Prof. Dr. Dr. h.c. Hans Joachim Schellnhuber is one of the most renowned climate researchers in the world. He is an advocate of limiting global warming, and considers the building and design sector to be of particular importance in this regard. An interview about settlements made of wood, cyborganic construction and why “Wicked Problems” are not so complex.
Interview: Martina Metzner.
We know so much, why are we still doing so little to save the climate? If we go by Horst Rittel’s “Wicked Problems” – complex, interlocking problem complexes – one could say this is a supposedly unsolvable problem because it depends on so many factors …
Prof. Dr. Dr. h.c. Hans Joachim Schellnhuber: We are indeed heading for the demise of the world we are familiar with. That’s a flowery way of putting it, but unfortunately, it’s a reality. Now, with the Ukraine war, the emissions dynamic is probably even accelerating. We have known for a long time that we are hurtling towards this wall. Why is nothing happening? Well, because we as humans are almost perfect at suppressing long-term problems. And when something comes at us in the short term, we can react very quickly and very well. But it is extremely difficult for us to plan far ahead and to look at entire systems. Because that is too much for us individually. And also socially. But I can only react to challenges like self-inflicted global warming socially. In this respect, we have both a political and a psychological dilemma. Second point: Wicked Problems. We manage complexity every day. When you leave your house and try to go shopping somewhere, you have to solve incredibly complex problems, like manoeuvring through a hectic crowd. This is a skill we learn throughout life. Also, complex problems where many factors are intertwined often have so-called tipping points. If we intervene in the right place, find a kind of system acupuncture point, then we can get the whole system moving in the right direction. We believe that the building sector is exactly such a point in solving the climate problem.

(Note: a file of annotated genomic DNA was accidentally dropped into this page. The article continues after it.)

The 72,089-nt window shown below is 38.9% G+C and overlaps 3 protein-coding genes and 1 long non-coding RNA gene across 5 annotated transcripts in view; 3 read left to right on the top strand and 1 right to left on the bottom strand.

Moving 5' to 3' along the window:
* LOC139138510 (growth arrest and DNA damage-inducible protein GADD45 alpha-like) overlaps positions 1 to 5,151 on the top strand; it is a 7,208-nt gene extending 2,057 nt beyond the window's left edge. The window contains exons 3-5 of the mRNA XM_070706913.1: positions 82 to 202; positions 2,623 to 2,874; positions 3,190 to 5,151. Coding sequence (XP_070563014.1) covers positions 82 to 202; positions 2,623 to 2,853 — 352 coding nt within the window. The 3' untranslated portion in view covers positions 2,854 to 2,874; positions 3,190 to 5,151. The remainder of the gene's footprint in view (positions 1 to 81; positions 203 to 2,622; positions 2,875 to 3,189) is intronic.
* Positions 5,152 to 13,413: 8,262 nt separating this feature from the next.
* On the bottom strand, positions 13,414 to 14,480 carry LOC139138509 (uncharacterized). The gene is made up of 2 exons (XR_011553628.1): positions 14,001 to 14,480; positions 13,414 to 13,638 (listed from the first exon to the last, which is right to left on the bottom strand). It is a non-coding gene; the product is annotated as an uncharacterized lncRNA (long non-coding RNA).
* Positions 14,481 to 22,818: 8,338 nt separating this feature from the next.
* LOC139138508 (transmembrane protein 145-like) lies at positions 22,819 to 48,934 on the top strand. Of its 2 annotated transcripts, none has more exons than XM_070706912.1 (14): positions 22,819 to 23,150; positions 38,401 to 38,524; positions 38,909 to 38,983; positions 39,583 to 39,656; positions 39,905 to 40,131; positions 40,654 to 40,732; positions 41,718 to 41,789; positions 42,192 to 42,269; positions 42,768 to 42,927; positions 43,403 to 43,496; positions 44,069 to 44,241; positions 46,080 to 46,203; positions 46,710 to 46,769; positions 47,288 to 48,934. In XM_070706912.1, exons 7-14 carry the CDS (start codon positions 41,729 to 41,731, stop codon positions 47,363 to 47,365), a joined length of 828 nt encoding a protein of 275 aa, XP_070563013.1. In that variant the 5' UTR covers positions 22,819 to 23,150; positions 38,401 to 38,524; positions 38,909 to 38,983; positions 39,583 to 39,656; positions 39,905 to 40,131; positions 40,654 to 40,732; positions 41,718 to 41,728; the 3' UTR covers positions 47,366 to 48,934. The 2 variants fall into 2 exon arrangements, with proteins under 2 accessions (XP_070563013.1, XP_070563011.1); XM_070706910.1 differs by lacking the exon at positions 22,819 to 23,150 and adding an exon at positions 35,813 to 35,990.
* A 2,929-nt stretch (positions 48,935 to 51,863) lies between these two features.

Then let’s take a look at constructing as well. Together with other scientists, you are calling for a major transformation towards a carbon-free world. What needs to happen in the field of construction and design?
My friend and colleague Anette Hillebrandt from the University of Wuppertal, who is an advocate of circular building in the existing structures, always says this beautiful phrase: “Waste is a design flaw.” That’s not completely true, but it’s largely true. For instance, it’s perfectly clear that good design is much better at using resources. And she also says that a house should actually be a built store of recyclables. And you should be able to use these recyclable materials again and again. Either for a very long time in the building or in the infrastructure. Or they can often be transferred to new buildings, new infrastructures. We are not just talking about circularity here. When we talk about the Great Transformation, we have to conjugate the various economic sectors, i.e. mobility, electricity generation, agriculture, heavy industry, etc. Can I decarbonise them? In other words, make them climate neutral? And yes, you can. Slowly, often at great cost. But there is one sector that is different, and that is the biggest climate polluter of all, namely the construction and design industry. The built environment, so to speak. And that is the only sector that can go from being Saul to Paul! From climate sinner to climate saint. Which can not only become climate-neutral, but even climate-positive. If we build in a similar way as we did 1,000 years ago: half-timbered construction with wood and clay, then you can conserve the carbon stored in the timber for many centuries. In the same way, we can store atmospheric carbon in durable products – houses, furniture, whatever. In other words, the building sector has a unique opportunity to become relevant to the climate system and tip the whole thing into the positive.